I think the doctrine of election needs to be explored anew. (When didn’t it?) As I see it, Reformed theologians have thought of election as God’s making persons be and do something. God’s producing conversion in a person, say. That conception of election accounts for vast stretches of Reformed thought. But in the Scriptures there is another—and I would guess by far the dominant—way of thinking of election. Election consists of God’s choosing a person (or a people) to do or become something. It consists of God’s calling a person (or a people) to do or become something. And to such a choice, such a call, there are many biblical examples of the called person’s saying “No.” I don’t know where a doctrine of election thus conceived would go. But it seems to me to bear the promise both of being more faithful to the Scriptures than the concept of election as God’s making someone do or be something, and of delivering us from a morass of traditional impasses.

One wonders what Wolterstorff would recommend doing with the Reformed creeds. One could be concerned also about the kind of theologians that will be arising within the church—if Wolterstorff’s advice is followed.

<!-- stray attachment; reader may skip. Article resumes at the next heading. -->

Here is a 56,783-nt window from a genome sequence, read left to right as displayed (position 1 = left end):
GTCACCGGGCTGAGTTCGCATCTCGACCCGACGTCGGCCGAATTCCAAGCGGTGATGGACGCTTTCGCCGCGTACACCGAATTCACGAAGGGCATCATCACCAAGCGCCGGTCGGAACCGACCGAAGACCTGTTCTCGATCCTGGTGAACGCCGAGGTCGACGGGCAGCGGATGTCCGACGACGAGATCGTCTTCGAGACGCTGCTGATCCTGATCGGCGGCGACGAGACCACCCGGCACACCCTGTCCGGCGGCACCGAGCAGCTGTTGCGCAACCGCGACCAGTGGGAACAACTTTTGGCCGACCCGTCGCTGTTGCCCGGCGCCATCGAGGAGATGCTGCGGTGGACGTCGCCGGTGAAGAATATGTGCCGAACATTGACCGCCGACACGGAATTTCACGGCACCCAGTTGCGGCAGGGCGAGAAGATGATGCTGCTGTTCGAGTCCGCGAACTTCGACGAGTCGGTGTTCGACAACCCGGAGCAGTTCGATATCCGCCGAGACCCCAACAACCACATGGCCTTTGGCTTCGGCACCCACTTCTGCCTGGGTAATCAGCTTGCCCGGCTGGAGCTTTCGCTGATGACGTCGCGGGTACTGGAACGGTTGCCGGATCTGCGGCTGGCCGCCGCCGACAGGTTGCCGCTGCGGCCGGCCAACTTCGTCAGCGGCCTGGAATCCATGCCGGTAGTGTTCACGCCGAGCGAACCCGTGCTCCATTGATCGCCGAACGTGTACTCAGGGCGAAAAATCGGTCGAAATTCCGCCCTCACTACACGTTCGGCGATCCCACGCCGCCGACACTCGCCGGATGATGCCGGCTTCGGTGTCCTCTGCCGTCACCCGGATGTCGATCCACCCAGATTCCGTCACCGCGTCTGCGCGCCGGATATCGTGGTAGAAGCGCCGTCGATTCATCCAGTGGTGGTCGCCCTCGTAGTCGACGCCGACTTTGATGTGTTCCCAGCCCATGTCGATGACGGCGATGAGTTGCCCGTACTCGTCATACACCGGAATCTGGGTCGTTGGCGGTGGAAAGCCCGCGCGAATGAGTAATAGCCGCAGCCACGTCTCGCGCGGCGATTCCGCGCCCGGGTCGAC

The following report is presented in the Presbyterian Journal of Sept. 22, 1976:

In a potentially significant variation upon a growing theme, a store employee who claims she was fired because she refused to work on Sundays has filed a suit in U.S. District Court here against the store that fired her. 

Most such suits in recent years have been filed against firms demanding their employees work on Saturdays. And most such contests, when filed on religious grounds of conscience, have been won by the discharged employees. 

Carolyn Dalrymple of Winston-Salem alleges that her employment with a K-Mart store in High Point, N.C. was terminated after the store began staying open on Sunday afternoons and she informed the management she would not be able to work on the grounds of religious convictions she held.